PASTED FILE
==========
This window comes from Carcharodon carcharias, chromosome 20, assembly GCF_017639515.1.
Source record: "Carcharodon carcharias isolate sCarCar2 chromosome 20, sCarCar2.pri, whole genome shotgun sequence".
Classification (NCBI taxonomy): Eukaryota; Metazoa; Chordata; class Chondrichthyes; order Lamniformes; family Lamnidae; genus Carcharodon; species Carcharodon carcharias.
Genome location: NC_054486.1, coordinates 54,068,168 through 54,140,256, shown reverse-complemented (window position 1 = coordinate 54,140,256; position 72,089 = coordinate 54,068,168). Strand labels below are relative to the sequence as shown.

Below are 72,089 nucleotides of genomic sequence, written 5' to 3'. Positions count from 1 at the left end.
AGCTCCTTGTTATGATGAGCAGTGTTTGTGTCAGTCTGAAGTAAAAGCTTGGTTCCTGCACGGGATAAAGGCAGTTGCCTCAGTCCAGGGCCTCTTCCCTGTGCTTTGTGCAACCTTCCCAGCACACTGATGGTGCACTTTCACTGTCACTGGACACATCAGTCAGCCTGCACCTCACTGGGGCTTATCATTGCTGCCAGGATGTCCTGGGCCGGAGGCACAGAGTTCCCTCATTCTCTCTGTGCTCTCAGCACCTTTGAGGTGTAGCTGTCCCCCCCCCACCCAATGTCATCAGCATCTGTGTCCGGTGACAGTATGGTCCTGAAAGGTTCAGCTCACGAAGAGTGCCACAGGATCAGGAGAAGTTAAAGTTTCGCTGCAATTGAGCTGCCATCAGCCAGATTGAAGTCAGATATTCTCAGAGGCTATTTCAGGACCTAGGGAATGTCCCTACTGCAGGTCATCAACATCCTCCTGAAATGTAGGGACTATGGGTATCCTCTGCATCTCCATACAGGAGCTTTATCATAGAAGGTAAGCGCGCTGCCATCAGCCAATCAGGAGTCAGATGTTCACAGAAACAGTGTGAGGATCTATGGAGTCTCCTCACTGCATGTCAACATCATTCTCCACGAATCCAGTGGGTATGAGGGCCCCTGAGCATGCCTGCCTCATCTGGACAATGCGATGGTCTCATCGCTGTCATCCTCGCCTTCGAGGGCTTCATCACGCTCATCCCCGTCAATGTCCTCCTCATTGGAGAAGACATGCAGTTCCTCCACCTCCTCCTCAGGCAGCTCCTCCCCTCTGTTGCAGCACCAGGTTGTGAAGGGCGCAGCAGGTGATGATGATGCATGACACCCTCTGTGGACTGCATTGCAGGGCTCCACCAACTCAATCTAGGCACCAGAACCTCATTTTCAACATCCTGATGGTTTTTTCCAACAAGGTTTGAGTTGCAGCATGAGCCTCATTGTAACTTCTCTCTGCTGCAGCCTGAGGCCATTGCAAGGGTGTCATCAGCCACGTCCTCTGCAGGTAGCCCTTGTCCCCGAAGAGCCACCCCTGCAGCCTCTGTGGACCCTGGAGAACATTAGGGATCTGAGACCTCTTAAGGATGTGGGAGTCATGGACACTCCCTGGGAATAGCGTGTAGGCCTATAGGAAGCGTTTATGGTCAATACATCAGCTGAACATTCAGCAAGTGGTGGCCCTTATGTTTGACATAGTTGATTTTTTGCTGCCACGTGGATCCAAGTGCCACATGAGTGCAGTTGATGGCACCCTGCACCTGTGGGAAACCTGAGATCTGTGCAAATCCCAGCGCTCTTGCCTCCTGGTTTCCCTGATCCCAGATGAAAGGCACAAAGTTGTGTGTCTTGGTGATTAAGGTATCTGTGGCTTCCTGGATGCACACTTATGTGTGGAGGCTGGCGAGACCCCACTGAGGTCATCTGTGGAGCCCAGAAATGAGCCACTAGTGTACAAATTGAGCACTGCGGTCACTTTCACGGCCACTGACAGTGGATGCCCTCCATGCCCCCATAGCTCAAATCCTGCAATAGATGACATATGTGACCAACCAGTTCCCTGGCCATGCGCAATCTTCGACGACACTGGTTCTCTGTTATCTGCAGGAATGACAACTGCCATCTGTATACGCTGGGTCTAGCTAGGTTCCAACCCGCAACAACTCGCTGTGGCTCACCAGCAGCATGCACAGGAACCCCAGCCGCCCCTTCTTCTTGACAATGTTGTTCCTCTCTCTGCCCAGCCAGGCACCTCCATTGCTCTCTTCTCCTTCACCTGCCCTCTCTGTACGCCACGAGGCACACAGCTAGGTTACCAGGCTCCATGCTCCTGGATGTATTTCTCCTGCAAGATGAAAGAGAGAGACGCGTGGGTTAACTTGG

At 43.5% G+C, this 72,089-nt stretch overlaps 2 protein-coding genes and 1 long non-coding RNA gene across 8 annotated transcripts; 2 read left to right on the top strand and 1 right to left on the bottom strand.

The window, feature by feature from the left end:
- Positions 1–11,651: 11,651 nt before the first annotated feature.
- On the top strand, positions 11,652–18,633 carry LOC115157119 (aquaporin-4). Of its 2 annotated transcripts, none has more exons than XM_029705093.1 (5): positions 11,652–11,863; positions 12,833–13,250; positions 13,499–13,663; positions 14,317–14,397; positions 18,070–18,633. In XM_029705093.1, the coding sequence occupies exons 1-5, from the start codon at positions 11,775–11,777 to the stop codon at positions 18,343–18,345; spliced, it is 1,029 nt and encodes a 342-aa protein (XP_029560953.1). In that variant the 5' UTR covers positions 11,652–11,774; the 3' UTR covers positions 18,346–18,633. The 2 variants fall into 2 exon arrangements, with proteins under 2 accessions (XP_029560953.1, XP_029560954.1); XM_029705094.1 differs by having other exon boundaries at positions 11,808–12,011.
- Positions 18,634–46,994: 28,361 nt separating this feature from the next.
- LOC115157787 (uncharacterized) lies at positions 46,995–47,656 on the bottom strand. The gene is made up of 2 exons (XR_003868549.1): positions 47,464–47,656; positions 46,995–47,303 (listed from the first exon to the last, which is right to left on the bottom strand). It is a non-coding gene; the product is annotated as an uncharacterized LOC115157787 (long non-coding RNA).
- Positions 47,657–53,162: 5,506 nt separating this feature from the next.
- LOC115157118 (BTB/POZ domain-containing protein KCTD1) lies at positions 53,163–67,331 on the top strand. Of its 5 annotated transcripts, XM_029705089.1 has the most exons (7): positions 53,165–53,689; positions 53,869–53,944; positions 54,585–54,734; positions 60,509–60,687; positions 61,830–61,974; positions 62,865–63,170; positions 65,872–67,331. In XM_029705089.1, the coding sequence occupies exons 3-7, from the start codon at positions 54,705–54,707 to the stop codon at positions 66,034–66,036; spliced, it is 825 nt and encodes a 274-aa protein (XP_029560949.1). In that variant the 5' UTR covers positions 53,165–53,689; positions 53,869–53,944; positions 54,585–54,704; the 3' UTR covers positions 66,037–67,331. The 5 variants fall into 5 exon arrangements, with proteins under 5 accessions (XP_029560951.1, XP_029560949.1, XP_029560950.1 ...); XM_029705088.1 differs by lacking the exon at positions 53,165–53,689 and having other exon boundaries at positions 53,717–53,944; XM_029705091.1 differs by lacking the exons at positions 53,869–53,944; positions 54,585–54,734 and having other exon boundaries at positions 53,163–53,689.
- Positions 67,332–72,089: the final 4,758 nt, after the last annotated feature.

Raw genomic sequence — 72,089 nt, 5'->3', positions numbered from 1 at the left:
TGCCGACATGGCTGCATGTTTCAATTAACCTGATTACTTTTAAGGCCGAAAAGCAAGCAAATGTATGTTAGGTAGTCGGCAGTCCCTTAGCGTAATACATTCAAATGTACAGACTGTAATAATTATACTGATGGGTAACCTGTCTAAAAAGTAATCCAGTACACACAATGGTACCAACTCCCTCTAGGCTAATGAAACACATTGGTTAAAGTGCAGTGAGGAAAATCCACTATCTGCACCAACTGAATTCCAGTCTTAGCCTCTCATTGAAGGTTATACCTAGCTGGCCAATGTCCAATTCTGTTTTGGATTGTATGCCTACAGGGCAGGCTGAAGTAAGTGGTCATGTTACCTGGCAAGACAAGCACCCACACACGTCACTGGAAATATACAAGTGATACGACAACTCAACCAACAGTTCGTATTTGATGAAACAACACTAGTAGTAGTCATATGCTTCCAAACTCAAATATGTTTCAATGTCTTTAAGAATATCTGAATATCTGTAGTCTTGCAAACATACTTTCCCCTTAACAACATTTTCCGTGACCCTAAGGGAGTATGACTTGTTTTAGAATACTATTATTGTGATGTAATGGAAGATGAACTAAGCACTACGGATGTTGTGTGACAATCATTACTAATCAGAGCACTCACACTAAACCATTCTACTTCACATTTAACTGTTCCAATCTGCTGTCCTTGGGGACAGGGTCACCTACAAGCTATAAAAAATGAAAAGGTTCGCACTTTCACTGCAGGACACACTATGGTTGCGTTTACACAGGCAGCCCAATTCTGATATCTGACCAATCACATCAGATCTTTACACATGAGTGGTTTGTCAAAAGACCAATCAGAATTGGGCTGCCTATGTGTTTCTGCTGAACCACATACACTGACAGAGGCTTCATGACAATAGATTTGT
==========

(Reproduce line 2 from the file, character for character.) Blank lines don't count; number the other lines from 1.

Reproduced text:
Source record: "Carcharodon carcharias isolate sCarCar2 chromosome 20, sCarCar2.pri, whole genome shotgun sequence".